SUPREME COURT OF NEW YORK, APPELLATE DIVISION, THIRD DEPARTMENT
October 23, 1969
DORR T. MARTIN ET AL., AS EXECUTORS OF HELEN G. MARTIN, DECEASED, APPELLANTS,
STATE OF NEW YORK, RESPONDENT
Staley, Jr., J. Herlihy, P. J., Reynolds, Staley, Jr., and Cooke, JJ., concur in memorandum by Staley, Jr., J.
Appeal by claimants from a judgment, entered July 10, 1967, upon a decision of the Court of Claims. On November 9, 1959 Helen G. Martin acquired a parcel of land on the easterly side of Route 9 in the Town of Lake George, Warren County, State of New York, consisting of about 30 acres for which she paid the sum of $4,500. Prior to the year 1963, the merchantable timber upon said land was cut and removed. On March 20, 1963 the State appropriated 1.474 more or less acres of this land for highway purposes. Subsequent to the filing of the claim herein, Helen G. Martin died and at the trial, Dorr T. Martin and David T. Martin, the executors of her estate, were substituted as claimants. Prior to the appropriation this property had a frontage on Route 9 of 1,155 feet. This frontage consisted of a rock ledge or cliff 20 to 25 feet high from the southerly boundary northerly to the access road called Finkle Road, and from that point to the northerly boundary it consisted of a steep bank sloping 40 to 60 feet high from the road. By the appropriation the State acquired 527 feet of the frontage along Route 9 north of Finkle Road. Claimants' expert testified that the highest and best use of the property taken on the frontage area was commercial, and that the highest and best use of the rear portion southerly of Finkle Road above the slope was residential. He gave no opinion as to the highest and best use of the rear portion of the area appropriated which was north of Finkle Road. He had no opinion as to the fair market value of the entire 30 acres prior to the appropriation, but opined solely on the basis of his own experience that the parcel appropriated, together with a triangle parcel of .2 of an acre remaining after the appropriation, had a before market value of $10,170, and an after value of $570, and that the claimants were damaged in the amount of $9,600. He ascribed no severance damages to the remaining property southerly of the appropriation, which remained accessible by Finkle Road. In arriving at his values he used a unit value of $16.40 per front foot for an average depth of 134.5 feet, which he agreed was approximately $7,000 per acre. The State's expert determined the before value of the entire parcel to be $1,970 and the after value to be $1,450. He assigned direct damages of $515 for the parcel taken, and consequential damages of $2 to the triangle parcel north of the appropriation, and rounded off the figures for a total damage of $520. In arriving at this conclusion, he considered that the area at the top of the slope had a remote commercial potential; that the frontage had a slight but limited commercial usage; and the land behind the frontage was limited to a use for woodlots. He considered all of the taking to be frontage, and based his damages on a value of $350 per acre. In arriving at his values he considered three sales in the area which he adjusted by reason of the improvements thereon, and increased the resulting acreage value by more than 100 per cent, since the sales took place within four years prior to the appropriation. The court rejected the values of the claimant and adopted the appraisal of the State. Appellant's values, having no basis whatever other than the expert's opinion, were properly rejected. (County of Warren v. State of New York, 29 A.D.2d 717.) While the sales used by the State's expert as comparable might be considered as not truly comparable by reason of remoteness in time, they were similarly situated and within the area of the taking, and the values were adjusted upwards to account for the differences in time. Differences between the subject property and alleged comparables are the proper subject of adjustment by expert witnesses, and the degree of comparability becomes a question of fact. (Kastelic v. State of New York, 29 A.D.2d 803.) Considering the location and topography of the property, the alleged comparables and the adjustments made thereto, we find the court's determination of values and its determination that the highest and best use of the subject property before the appropriation "was for a wood lot with possible commercial development on top" were amply supported by the evidence.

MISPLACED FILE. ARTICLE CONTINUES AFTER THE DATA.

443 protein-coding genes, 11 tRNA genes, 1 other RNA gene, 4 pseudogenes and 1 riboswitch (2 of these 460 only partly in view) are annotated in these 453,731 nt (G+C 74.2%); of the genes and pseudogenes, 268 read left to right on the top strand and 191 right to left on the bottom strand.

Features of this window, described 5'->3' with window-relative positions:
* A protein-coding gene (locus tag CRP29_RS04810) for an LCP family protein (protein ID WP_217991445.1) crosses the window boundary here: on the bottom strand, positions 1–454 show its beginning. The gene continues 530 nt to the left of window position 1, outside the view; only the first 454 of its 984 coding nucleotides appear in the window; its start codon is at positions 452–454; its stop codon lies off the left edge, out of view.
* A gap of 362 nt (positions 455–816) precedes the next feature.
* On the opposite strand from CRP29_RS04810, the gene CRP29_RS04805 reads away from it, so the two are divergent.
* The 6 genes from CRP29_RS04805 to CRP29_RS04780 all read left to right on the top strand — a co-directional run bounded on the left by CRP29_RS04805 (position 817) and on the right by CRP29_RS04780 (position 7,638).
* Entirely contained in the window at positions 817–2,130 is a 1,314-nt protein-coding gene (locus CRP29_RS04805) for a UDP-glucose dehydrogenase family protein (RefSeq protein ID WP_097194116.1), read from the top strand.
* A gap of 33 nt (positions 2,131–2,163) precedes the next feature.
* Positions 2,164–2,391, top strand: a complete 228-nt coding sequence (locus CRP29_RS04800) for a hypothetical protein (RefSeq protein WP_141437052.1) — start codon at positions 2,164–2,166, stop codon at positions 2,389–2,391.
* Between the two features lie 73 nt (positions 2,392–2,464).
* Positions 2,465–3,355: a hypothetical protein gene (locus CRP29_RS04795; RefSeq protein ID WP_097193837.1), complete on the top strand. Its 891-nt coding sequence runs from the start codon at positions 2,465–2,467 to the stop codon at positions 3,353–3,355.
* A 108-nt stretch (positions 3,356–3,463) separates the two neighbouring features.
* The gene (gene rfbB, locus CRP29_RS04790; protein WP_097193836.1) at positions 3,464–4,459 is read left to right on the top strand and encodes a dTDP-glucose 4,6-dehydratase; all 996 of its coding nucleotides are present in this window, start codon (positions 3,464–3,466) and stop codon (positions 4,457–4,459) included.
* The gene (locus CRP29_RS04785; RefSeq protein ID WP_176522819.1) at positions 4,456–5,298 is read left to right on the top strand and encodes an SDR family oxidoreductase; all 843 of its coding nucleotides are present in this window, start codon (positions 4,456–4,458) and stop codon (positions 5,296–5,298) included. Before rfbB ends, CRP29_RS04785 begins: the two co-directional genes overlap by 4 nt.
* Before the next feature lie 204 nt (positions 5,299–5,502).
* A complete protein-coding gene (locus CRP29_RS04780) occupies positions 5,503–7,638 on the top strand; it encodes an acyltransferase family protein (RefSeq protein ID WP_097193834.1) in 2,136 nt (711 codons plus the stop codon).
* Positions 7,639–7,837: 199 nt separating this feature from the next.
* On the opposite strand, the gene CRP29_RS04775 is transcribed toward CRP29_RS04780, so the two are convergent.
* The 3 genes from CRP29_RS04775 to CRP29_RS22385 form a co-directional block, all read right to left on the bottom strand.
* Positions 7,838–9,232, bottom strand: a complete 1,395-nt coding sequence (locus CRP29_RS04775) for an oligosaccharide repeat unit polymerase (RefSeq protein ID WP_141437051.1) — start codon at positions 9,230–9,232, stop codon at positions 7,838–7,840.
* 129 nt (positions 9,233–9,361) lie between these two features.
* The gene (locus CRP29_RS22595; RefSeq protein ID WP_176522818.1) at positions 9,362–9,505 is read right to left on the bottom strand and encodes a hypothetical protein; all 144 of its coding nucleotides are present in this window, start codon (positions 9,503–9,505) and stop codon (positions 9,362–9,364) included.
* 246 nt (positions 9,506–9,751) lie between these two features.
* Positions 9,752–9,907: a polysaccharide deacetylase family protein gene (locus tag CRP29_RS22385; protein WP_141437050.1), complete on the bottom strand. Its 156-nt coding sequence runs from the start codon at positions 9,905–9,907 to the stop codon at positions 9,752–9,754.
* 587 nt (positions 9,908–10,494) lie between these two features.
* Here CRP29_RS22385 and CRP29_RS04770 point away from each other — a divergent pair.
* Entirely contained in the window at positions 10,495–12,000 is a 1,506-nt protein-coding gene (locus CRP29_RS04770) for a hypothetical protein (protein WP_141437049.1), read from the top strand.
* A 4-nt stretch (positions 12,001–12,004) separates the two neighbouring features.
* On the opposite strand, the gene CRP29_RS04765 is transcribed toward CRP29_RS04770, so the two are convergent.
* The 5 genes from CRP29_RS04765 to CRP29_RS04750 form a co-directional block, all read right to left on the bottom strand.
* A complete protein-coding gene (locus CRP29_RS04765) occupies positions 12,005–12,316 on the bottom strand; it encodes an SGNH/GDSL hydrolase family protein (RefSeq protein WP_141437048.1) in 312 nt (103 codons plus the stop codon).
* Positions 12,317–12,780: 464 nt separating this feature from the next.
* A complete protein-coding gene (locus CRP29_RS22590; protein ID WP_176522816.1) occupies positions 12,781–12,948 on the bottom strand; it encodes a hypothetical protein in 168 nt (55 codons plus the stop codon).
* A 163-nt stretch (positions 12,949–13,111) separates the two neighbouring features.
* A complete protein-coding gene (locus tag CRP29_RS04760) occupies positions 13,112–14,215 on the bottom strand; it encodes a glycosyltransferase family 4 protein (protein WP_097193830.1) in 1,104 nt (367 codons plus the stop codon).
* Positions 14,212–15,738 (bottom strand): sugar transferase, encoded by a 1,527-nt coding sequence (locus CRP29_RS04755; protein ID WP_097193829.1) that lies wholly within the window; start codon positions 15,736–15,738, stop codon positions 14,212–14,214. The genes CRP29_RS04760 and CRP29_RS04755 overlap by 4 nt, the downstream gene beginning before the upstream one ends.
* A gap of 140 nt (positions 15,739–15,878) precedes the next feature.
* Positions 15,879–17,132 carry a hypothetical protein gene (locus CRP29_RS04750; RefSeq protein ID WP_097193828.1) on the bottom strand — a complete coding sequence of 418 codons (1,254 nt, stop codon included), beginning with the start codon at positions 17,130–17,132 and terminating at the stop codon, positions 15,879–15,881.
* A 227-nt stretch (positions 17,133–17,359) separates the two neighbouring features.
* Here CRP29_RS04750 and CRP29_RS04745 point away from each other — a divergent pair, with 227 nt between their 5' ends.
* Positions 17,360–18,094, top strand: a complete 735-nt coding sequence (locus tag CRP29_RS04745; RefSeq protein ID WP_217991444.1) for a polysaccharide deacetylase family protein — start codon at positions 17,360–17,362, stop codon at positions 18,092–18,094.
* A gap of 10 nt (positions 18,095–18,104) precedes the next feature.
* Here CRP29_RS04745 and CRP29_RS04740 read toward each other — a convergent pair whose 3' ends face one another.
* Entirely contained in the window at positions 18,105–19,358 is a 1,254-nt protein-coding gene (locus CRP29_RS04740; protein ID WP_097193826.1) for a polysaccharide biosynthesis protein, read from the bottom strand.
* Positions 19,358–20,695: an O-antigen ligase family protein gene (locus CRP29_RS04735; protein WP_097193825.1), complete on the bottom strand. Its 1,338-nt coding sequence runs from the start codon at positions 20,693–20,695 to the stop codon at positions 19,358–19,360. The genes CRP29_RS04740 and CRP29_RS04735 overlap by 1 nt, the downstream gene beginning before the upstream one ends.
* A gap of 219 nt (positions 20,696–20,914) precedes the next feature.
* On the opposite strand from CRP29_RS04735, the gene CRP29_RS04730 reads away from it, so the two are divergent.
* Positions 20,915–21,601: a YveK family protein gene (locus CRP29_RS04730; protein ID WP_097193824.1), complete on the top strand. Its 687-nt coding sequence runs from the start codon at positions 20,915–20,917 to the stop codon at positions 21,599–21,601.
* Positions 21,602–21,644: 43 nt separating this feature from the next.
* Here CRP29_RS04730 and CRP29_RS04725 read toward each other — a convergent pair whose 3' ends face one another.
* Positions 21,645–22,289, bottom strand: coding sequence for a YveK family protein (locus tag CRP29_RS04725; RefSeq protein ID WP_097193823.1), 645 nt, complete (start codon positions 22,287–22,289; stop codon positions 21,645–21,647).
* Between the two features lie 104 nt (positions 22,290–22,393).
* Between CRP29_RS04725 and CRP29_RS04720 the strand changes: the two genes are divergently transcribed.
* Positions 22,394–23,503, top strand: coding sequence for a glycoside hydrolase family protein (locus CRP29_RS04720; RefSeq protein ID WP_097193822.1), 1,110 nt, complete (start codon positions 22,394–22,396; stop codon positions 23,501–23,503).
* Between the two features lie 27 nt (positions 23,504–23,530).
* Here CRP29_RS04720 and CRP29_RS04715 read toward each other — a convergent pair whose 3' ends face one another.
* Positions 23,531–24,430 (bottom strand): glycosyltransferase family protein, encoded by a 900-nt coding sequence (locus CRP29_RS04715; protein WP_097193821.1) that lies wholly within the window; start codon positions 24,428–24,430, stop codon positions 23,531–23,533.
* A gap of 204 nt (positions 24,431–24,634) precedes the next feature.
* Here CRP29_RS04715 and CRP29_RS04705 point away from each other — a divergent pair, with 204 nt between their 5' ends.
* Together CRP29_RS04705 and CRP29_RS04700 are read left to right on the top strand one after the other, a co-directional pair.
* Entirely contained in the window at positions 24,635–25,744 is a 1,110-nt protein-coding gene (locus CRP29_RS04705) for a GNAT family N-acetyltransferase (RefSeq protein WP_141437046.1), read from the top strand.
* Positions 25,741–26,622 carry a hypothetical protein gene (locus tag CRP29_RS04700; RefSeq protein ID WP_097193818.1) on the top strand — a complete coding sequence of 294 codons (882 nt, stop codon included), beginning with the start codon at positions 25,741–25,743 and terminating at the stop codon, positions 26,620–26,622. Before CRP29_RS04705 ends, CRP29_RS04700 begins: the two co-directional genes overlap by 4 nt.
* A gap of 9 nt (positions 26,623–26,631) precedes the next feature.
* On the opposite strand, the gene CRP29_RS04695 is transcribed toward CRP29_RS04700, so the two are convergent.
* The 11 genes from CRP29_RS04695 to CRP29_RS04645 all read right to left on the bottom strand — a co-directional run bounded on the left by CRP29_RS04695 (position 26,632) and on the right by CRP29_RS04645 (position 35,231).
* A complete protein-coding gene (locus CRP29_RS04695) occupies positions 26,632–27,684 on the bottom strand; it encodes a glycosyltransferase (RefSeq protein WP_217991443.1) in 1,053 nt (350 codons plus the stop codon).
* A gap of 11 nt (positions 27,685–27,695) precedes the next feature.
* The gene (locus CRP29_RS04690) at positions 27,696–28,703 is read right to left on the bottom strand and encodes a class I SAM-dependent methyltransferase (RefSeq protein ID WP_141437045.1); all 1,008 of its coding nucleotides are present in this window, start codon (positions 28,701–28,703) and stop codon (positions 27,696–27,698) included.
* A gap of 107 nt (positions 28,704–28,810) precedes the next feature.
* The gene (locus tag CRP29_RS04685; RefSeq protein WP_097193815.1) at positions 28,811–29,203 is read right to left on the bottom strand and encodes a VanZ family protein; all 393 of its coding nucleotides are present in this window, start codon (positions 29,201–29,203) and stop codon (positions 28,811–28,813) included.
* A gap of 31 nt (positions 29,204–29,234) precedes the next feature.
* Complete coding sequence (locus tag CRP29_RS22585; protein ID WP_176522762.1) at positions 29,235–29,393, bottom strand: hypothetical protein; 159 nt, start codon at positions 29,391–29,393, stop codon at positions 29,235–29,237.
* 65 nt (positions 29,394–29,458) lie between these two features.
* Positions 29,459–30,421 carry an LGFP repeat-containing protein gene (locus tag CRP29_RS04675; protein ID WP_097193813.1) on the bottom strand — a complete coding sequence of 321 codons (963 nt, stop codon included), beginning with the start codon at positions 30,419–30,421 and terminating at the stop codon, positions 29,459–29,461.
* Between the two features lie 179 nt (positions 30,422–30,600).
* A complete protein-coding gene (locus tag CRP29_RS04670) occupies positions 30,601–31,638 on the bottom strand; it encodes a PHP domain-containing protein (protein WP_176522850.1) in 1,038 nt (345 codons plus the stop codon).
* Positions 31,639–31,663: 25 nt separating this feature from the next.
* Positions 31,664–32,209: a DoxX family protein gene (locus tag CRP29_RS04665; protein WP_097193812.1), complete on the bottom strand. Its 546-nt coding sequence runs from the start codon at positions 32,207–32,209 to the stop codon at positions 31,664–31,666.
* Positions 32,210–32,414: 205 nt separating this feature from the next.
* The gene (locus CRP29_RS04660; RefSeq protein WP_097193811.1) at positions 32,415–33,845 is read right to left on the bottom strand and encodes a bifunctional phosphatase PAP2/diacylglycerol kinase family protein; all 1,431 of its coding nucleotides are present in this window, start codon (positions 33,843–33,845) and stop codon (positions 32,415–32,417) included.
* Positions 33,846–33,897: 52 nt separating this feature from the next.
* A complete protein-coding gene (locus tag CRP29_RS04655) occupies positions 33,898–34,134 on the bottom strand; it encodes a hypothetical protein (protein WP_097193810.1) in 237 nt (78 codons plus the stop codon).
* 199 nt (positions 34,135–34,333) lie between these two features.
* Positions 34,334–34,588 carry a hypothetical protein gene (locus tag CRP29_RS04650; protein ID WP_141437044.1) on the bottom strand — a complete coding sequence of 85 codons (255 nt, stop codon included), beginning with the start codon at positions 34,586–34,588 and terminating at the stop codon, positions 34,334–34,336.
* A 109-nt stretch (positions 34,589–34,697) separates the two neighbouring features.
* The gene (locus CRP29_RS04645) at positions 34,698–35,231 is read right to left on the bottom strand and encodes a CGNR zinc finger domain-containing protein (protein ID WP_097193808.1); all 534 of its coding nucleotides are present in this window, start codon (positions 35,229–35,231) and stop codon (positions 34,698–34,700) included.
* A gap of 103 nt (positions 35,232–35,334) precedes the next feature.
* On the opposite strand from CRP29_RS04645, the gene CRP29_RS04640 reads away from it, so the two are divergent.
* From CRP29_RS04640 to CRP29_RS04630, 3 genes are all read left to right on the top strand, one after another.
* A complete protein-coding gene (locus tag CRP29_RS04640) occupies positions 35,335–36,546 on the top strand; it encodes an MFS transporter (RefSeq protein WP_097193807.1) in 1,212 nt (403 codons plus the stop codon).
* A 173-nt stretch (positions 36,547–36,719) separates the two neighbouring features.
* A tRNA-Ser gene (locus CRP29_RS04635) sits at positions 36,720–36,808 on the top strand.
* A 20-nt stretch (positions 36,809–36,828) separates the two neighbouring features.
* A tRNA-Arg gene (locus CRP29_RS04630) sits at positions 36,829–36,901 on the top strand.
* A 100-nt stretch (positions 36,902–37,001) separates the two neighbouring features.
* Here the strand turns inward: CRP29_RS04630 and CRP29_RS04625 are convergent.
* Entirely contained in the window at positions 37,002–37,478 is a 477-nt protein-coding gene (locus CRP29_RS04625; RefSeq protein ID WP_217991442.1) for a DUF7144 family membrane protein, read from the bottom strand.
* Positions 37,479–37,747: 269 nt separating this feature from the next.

Judgment affirmed, without costs.
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